29 January 2016

How to Use and Maintain Flow on Your Website or Blog

Lesson #13--FLOW

Welcome to lesson thirteen of our Internet Income course structured to help you start and run a profitable online business. In past lessons, course author, George Little, broke down important principles using simple English to explain how to succeed in today's unstable global market. In this course, he continues to present tips, real-world advice, and in-depth, step-by-step instructions on setting up your Internet-based business. Read the 12th lesson here.

Recall the five goals of Internet traffic building we stated in Lesson 3:
  1. Utilizing effective branding,
  2. Obtaining good publicity, including links to your site from popular pages,
  3. Obtaining an effective search engine presence,
  4. Utilizing and maintaining flow in the placement of your Internet ads, and
  5. Maintaining an effective social media presence.
Starting in Lesson 4, we are providing a brief overview of each of these five goals. (We will cover each in much detail later in the course.) We are now on goal number 4 in our overview, "utilizing and maintaining flow in the placement of your Internet ads."

What is "Flow"

The term "flow" has been used to describe what occurs when a user loses himself in a Website. Flow occurs when the user becomes so absorbed that time and task temporarily become unimportant. Whatever the user started out to do online gets temporarily forgotten while they enjoy your site. When flow occurs; direction, inhibitions, and caution give way to impulse; and the user is much more likely to join or buy something promoted on the site. The site must be both interesting and easy to navigate for this to occur.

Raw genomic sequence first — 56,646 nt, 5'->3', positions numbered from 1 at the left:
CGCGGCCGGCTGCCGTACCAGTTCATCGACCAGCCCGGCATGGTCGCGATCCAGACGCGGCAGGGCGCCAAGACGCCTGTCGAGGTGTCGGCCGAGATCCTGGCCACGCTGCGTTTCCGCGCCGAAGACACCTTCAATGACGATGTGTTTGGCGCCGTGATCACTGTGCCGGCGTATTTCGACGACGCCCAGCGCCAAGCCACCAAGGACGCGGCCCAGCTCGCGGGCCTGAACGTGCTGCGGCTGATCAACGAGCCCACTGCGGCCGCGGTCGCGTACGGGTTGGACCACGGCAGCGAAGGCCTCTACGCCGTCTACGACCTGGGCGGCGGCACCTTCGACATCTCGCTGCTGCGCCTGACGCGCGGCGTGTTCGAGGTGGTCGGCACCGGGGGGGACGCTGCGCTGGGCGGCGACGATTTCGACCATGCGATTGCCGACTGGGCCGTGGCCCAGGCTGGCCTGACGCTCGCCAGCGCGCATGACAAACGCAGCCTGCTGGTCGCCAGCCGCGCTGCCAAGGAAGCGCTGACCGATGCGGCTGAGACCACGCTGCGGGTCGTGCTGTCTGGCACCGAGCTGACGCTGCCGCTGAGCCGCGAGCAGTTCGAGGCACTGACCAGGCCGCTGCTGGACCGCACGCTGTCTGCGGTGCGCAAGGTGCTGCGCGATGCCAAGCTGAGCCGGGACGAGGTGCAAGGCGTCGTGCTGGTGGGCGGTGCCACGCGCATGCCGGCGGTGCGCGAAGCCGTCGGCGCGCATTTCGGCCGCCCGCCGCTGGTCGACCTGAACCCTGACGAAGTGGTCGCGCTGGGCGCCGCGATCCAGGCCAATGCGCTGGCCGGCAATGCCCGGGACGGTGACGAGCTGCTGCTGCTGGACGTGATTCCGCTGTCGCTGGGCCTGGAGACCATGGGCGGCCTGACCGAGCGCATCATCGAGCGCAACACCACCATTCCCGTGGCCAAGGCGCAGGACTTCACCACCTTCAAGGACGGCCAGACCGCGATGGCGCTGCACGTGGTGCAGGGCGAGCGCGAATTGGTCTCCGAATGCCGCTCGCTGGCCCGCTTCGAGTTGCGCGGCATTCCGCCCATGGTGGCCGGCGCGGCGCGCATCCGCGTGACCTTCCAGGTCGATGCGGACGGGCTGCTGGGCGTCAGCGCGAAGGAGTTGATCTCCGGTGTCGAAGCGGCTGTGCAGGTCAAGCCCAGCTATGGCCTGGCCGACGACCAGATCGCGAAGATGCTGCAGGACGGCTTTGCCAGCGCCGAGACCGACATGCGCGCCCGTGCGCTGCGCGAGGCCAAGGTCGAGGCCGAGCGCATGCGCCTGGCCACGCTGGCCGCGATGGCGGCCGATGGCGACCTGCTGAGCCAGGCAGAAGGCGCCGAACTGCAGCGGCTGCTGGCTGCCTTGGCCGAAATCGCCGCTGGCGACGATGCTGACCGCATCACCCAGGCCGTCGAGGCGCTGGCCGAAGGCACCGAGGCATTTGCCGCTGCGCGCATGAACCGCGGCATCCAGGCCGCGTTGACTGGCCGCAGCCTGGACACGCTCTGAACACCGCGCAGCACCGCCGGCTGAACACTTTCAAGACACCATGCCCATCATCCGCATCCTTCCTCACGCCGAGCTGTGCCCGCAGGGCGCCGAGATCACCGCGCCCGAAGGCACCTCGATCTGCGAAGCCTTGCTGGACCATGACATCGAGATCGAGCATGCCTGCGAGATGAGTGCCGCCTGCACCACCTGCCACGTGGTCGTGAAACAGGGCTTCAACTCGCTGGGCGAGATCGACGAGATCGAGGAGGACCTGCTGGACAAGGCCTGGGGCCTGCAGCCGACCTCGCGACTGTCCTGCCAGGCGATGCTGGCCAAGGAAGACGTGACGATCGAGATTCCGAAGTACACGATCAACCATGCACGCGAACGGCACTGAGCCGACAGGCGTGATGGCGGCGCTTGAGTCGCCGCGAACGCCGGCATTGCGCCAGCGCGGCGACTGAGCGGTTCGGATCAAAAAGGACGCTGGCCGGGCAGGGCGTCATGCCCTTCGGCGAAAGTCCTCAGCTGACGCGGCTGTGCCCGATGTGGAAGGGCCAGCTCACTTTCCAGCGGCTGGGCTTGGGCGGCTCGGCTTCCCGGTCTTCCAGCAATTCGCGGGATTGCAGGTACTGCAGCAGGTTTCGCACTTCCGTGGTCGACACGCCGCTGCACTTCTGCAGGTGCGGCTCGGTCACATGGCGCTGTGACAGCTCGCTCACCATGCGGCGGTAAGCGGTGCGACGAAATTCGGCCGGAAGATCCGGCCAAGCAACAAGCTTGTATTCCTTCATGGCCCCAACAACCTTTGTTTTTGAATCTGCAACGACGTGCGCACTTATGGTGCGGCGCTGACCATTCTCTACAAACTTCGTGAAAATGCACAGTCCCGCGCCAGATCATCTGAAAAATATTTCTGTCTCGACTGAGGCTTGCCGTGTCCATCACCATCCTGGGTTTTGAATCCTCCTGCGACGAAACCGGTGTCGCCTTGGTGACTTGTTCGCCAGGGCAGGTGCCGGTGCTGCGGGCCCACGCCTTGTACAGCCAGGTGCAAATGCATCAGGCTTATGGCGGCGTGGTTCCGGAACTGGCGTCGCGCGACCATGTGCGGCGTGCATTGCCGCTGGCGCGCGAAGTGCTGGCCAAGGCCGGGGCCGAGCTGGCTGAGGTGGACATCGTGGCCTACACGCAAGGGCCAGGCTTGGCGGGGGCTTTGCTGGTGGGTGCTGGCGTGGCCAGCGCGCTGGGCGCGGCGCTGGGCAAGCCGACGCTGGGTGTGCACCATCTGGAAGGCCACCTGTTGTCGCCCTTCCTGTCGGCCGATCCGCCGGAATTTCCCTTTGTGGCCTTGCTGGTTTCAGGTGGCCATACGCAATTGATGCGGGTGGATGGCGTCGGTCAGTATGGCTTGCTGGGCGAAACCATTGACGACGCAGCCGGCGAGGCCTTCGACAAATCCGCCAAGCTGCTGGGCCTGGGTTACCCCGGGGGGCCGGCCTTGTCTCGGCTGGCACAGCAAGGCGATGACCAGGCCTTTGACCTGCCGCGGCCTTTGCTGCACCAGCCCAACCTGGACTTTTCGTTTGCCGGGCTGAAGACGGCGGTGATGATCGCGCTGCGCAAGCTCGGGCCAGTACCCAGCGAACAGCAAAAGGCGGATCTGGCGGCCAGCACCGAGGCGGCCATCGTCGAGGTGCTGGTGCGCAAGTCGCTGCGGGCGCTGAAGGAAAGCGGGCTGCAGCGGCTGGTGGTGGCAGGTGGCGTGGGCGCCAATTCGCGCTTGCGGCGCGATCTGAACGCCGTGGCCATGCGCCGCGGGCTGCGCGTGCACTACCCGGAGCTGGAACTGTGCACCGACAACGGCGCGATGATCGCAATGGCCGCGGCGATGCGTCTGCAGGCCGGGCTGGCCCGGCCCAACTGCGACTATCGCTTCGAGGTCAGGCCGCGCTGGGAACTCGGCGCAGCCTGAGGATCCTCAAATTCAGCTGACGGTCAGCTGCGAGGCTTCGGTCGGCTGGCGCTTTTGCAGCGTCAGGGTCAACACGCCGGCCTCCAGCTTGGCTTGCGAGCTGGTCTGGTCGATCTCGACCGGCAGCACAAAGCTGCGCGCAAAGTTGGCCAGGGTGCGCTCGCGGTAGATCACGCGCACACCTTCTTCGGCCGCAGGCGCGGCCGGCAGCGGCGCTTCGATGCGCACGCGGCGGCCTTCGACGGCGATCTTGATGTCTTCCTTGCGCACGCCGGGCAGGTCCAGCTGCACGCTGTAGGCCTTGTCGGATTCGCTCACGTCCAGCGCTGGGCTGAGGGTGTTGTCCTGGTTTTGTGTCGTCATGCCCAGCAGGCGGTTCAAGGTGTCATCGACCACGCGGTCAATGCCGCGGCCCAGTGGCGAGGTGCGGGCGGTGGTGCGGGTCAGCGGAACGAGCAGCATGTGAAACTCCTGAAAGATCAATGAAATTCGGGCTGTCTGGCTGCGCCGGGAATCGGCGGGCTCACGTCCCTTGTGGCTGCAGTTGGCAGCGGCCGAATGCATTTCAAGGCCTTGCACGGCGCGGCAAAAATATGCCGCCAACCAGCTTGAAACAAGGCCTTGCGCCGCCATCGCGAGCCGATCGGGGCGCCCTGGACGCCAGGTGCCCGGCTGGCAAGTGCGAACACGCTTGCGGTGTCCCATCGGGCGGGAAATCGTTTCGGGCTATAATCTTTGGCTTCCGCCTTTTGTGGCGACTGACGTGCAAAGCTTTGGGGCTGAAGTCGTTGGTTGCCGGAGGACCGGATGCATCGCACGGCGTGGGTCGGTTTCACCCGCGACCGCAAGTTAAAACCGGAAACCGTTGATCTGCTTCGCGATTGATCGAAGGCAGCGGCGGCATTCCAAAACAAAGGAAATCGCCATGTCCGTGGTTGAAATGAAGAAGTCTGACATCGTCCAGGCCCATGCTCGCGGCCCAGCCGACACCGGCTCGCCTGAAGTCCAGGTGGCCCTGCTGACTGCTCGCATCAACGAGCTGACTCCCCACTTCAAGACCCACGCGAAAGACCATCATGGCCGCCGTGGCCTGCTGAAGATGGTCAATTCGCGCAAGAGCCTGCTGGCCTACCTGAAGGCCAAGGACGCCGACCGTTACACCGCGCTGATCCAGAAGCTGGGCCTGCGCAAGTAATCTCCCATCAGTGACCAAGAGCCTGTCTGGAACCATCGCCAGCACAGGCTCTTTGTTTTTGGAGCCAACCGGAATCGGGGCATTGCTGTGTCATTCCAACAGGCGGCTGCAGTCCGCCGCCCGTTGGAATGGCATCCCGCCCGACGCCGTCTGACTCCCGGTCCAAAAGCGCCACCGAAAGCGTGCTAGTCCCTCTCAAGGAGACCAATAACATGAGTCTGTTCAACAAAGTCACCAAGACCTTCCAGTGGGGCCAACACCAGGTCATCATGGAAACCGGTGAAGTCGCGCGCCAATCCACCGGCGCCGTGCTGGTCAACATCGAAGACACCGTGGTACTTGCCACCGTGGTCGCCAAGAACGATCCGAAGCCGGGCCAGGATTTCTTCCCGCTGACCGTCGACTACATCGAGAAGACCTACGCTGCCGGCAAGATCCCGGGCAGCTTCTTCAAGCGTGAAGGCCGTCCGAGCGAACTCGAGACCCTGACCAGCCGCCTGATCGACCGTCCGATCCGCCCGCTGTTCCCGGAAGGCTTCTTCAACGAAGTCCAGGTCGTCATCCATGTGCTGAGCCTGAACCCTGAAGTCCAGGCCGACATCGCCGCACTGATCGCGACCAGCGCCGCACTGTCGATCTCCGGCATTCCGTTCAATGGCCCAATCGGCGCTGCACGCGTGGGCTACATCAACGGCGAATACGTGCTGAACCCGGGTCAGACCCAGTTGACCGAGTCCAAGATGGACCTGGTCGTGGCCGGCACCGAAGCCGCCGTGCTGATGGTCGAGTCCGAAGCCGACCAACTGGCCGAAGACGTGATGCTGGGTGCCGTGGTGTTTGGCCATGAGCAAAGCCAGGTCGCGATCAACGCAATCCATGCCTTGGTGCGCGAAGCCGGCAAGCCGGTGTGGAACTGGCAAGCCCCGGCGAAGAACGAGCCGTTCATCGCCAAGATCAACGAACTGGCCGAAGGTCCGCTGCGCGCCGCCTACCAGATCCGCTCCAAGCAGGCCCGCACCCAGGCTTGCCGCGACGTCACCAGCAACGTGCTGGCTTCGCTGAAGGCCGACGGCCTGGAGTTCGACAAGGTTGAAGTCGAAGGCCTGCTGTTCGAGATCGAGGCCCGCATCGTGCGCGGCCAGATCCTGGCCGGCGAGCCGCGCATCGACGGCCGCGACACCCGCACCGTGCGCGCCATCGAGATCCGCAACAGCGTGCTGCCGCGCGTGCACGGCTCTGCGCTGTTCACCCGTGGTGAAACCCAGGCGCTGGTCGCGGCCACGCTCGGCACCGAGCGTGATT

Flow is also a concept that applies to movement from one Website to another. Banners or textual links must be in context and create a smooth transition from one site to another to be effective. Otherwise, the flow is broken and interest is lost.

Thus, any promotions or ads that you place on your site must "flow" from the content of your site. Otherwise, they are just noisy distractions that the reader works to ignore.

The concept of Flow goes beyond just the placement of ads, however. Reading between the lines in the suggestions that Google makes to Webmasters, it appears that Google has a vision of the entire Internet flowing from page to page, from site to site, and from subject to subject in an integrated Web of information. The experience of using the Web should be pleasant, informative, and inspiring. As that is a pretty good vision, I tend to agree whole-heartedly.

How To Make Your Website Flow